- Feminine hygiene is an essential aspect of overall feminine health. Summer is the time when you need it the most.
- Sleeping naked might give your vagina some time off to cool down and breathe.
- Feminine hygiene products such as washes, wipes, and lotions might disrupt the vaginal pH, cause irritation, and might lead to vaginal infections.
- If you’re prone to vaginal infections or want to prevent them this summer, Probiotics are a must.
- Don’t wax or shave the day of a pool/beach day to prevent ingrown hairs or rashes.
- Changing out of damp clothes might help in the prevention of possible vaginal infections.
- Sitting underwater for too long, having sex in water, or not changing wet clothes might damage the delicate vaginal balance.
For many of us, summer is the most awaited time of the year. We know that everyone is anxious to just relax and enjoy those hot summer days by going to a friend’s pool, the beach, hiking outdoors, or anything that consists of outdoor activities!
Well as fun as summer can be, it’s still the season where we have to be the most alert when it comes to our vaginal health because of how warm and humid the weather is. Your vagina is much more susceptible during the hot summer months to harmful bacteria overgrowth and infections. We see a spike in online searches related to things like “sweaty vagina,” “chaffing vagina,” and “vaginal infections.”
The biggest culprit? Moisture! Whether it’s from sweating or swimming, moisture has a tremendous impact on our vaginal pH. Just to put things in perspective, our natural sweat has a pH of around 7, while the vagina’s pH should be between the range of 3.8 to 4.5.
So since this climate is ideal for bacteria and yeast to thrive in, we’ve asked our medical advisor, Dr. Jessica Shepherd, to compile a list of ways to prevent vaginal infections so you can maintain a happy and healthy vagina all summer-long.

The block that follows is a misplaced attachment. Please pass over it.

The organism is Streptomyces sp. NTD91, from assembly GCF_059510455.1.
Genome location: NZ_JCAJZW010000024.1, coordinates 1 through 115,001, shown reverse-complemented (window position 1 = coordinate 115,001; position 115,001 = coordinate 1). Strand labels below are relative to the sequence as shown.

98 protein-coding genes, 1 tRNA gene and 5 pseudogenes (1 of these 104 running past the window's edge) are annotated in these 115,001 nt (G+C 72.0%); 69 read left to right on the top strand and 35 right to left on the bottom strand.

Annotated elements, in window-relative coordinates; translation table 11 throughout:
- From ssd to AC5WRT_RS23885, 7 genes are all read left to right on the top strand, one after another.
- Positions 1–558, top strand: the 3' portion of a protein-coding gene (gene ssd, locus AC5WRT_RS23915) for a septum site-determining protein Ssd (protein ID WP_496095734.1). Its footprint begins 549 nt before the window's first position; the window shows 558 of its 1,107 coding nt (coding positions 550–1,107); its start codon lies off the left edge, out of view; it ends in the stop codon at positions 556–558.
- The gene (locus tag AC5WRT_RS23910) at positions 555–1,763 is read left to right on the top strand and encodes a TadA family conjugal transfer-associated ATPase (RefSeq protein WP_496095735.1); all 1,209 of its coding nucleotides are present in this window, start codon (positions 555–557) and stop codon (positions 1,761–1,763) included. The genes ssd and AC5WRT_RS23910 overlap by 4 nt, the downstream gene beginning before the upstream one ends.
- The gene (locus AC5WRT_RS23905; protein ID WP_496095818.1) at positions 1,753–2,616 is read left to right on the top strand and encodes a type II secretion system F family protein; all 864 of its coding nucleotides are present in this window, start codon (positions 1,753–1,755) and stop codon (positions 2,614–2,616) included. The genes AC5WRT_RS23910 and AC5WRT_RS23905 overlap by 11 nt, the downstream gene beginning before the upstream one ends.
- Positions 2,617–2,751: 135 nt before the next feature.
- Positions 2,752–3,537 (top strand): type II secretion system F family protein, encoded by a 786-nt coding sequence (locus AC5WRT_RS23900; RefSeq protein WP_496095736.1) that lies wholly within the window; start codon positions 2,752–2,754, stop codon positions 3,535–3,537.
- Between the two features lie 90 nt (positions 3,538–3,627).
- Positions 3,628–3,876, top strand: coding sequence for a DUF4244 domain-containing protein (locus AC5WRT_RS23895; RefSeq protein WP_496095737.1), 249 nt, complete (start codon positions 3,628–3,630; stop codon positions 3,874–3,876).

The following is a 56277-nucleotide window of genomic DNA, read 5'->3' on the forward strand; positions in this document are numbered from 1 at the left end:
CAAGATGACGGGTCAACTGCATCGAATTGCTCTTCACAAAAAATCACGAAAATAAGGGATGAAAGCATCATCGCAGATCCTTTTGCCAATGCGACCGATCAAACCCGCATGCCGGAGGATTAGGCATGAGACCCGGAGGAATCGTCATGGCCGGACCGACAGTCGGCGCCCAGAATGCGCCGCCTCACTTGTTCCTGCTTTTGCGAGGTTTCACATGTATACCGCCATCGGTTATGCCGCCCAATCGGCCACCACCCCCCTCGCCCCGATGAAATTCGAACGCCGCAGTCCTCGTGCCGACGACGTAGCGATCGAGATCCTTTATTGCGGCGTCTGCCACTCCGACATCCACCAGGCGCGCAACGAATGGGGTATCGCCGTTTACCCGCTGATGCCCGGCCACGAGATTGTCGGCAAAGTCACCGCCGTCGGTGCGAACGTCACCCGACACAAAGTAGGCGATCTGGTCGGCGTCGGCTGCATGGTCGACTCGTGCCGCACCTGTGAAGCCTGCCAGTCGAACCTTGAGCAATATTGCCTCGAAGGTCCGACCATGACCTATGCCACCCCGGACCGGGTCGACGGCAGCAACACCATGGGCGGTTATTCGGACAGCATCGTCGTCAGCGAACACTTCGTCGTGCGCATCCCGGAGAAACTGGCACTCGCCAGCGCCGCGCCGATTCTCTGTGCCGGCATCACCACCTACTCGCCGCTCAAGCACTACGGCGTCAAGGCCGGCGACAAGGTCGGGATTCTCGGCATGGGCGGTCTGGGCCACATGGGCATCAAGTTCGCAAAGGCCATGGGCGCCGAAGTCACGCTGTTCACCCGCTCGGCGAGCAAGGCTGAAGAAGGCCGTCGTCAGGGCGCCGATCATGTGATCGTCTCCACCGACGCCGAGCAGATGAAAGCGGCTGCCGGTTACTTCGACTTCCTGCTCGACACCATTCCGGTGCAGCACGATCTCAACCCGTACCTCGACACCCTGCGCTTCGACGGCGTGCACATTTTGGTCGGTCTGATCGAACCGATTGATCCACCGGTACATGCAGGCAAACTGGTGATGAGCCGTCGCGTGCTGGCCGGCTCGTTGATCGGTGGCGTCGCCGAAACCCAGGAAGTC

Here are her top 7 tips to help keep your vagina and surrounding areas intact, all summer long:
Switch to breathable cotton undies (or go commando)
Wearing tight underwear throughout the day can make your vagina and vulva region more susceptible to yeast and bacteria. This is because we tend to sweat more in this area during the summer, due to tighter clothing, and of course the summer heat.
Unfortunately, sweat and moisture contribute to an ideal state for vaginal infections to thrive in. They increase your chances of contracting vaginal Yeast Infections, which we know can be frustrating and troublesome. However, night time might help your vagina revive and rejuvenate itself. How? Sleeping commando is one way, or at the very least not wearing any underwear. This can give your vagina some time off to cool down, air out and breathe.
Another suggestion is switching to cotton underwear, as recommended by OB/GYN, Dr. Shepherd. “Cotton is light, breezy, and skin-friendly. Wearing cotton underwear allows your vagina to ventilate and breathe. Unlike underwear made of synthetic material or silk, cotton doesn’t trap moisture or heat in it.”
Trapped heat or moisture for long periods of time could lead to vaginal infections, especially vaginal Yeast Infections and Bacterial Vaginosis. Another advantage of wearing cotton is that it is hypoallergenic. It reduces irritation and the risk of allergies. (4) To learn more about the symptoms of a Yeast Infection or Bacterial Vaginosis check out our Ultimate Guide for BV.
Try to not have sex in pools, hot tubs, or any body of water
You might think that water can naturally lubricate your vagina when you’re having sex underwater. Wouldn’t that be nice? That’s not exactly how it works though.
“When you have sex under water, water that enters your vagina washes away natural lubrication and vaginal secretions with it. This leaves your vagina dry, and with each thrust, your vaginal lining runs the risk of getting tiny tears” explains Dr. Shepherd.
What’s worse is that chemicals like chlorine can further irritate the skin, damaging the pH balance and microflora of your vagina. Therefore, sexual activity in pools and hot tubs may sound exciting but it might also lead to some vaginal problems this summer. If you’re prone to Urinary Tract Infections, Bacterial Vaginosis, or Yeast Infections, then this is a major red flag.
Don’t wax or trim the day of a beach/pool day
We understand the urge to trim or wax on those days that are so gorgeous out, and you want to take advantage of the pool, beach, etc.. However, try to plan out your shaving/ waxing the day before to prevent any ingrown hairs or any irritation from sweat, dirt, and sunscreen that could clog your pores.
If you have to shave that day, then we recommend shaving just your bikini line and moisturizing afterward, but leave the vulva intact. Also, be sure to use grooming products that won’t irritate your skin or cause you to chafe.
Stay away from chemical-containing products
We know there’s a wide range of feminine care and hygiene products such as wipes, scented tampons, vaginal washes, lotions, the list goes on. And while these might all seem appealing, don’t be fooled by the marketing and advertising gimmicks.